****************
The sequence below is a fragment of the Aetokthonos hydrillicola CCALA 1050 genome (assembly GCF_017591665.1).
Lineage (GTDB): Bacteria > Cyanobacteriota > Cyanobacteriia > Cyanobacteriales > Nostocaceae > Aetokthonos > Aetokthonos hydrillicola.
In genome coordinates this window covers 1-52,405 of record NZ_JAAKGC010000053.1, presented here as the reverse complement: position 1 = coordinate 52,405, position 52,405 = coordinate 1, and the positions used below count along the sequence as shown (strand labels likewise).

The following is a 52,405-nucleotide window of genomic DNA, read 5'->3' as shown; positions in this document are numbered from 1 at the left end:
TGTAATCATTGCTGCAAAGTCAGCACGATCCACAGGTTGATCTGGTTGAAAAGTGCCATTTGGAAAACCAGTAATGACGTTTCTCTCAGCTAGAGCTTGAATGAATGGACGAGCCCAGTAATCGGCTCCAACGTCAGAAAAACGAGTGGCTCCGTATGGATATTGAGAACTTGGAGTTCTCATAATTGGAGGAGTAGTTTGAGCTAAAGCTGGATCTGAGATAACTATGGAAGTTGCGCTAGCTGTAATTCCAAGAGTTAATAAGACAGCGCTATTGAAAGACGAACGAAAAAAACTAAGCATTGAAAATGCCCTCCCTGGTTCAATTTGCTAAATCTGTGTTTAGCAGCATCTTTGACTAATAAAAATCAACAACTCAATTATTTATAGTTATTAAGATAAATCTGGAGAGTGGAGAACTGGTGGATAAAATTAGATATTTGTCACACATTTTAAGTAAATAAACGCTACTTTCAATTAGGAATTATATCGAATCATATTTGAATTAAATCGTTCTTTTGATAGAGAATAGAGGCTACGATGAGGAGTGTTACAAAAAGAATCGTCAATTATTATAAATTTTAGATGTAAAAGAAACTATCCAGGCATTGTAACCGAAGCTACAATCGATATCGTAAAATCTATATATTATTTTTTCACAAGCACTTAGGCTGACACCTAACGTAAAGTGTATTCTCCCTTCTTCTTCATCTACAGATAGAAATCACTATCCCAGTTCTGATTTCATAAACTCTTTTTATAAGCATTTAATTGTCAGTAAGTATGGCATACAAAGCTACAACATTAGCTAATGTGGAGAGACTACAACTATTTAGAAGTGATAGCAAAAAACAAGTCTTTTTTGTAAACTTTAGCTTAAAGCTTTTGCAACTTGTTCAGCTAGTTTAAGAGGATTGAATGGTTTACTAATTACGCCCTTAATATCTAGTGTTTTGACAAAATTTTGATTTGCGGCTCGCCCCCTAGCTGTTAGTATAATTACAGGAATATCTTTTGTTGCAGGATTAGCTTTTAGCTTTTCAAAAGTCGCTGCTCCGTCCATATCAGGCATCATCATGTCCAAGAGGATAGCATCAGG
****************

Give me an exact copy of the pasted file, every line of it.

The sequence below is a fragment of the Aetokthonos hydrillicola CCALA 1050 genome (assembly GCF_017591665.1).
Lineage (GTDB): Bacteria > Cyanobacteriota > Cyanobacteriia > Cyanobacteriales > Nostocaceae > Aetokthonos > Aetokthonos hydrillicola.
In genome coordinates this window covers 1-52,405 of record NZ_JAAKGC010000053.1, presented here as the reverse complement: position 1 = coordinate 52,405, position 52,405 = coordinate 1, and the positions used below count along the sequence as shown (strand labels likewise).

The following is a 52,405-nucleotide window of genomic DNA, read 5'->3' as shown; positions in this document are numbered from 1 at the left end:
TGTAATCATTGCTGCAAAGTCAGCACGATCCACAGGTTGATCTGGTTGAAAAGTGCCATTTGGAAAACCAGTAATGACGTTTCTCTCAGCTAGAGCTTGAATGAATGGACGAGCCCAGTAATCGGCTCCAACGTCAGAAAAACGAGTGGCTCCGTATGGATATTGAGAACTTGGAGTTCTCATAATTGGAGGAGTAGTTTGAGCTAAAGCTGGATCTGAGATAACTATGGAAGTTGCGCTAGCTGTAATTCCAAGAGTTAATAAGACAGCGCTATTGAAAGACGAACGAAAAAAACTAAGCATTGAAAATGCCCTCCCTGGTTCAATTTGCTAAATCTGTGTTTAGCAGCATCTTTGACTAATAAAAATCAACAACTCAATTATTTATAGTTATTAAGATAAATCTGGAGAGTGGAGAACTGGTGGATAAAATTAGATATTTGTCACACATTTTAAGTAAATAAACGCTACTTTCAATTAGGAATTATATCGAATCATATTTGAATTAAATCGTTCTTTTGATAGAGAATAGAGGCTACGATGAGGAGTGTTACAAAAAGAATCGTCAATTATTATAAATTTTAGATGTAAAAGAAACTATCCAGGCATTGTAACCGAAGCTACAATCGATATCGTAAAATCTATATATTATTTTTTCACAAGCACTTAGGCTGACACCTAACGTAAAGTGTATTCTCCCTTCTTCTTCATCTACAGATAGAAATCACTATCCCAGTTCTGATTTCATAAACTCTTTTTATAAGCATTTAATTGTCAGTAAGTATGGCATACAAAGCTACAACATTAGCTAATGTGGAGAGACTACAACTATTTAGAAGTGATAGCAAAAAACAAGTCTTTTTTGTAAACTTTAGCTTAAAGCTTTTGCAACTTGTTCAGCTAGTTTAAGAGGATTGAATGGTTTACTAATTACGCCCTTAATATCTAGTGTTTTGACAAAATTTTGATTTGCGGCTCGCCCCCTAGCTGTTAGTATAATTACAGGAATATCTTTTGTTGCAGGATTAGCTTTTAGCTTTTCAAAAGTCGCTGCTCCGTCCATATCAGGCATCATCATGTCCAAGAGGATAGCATCAGG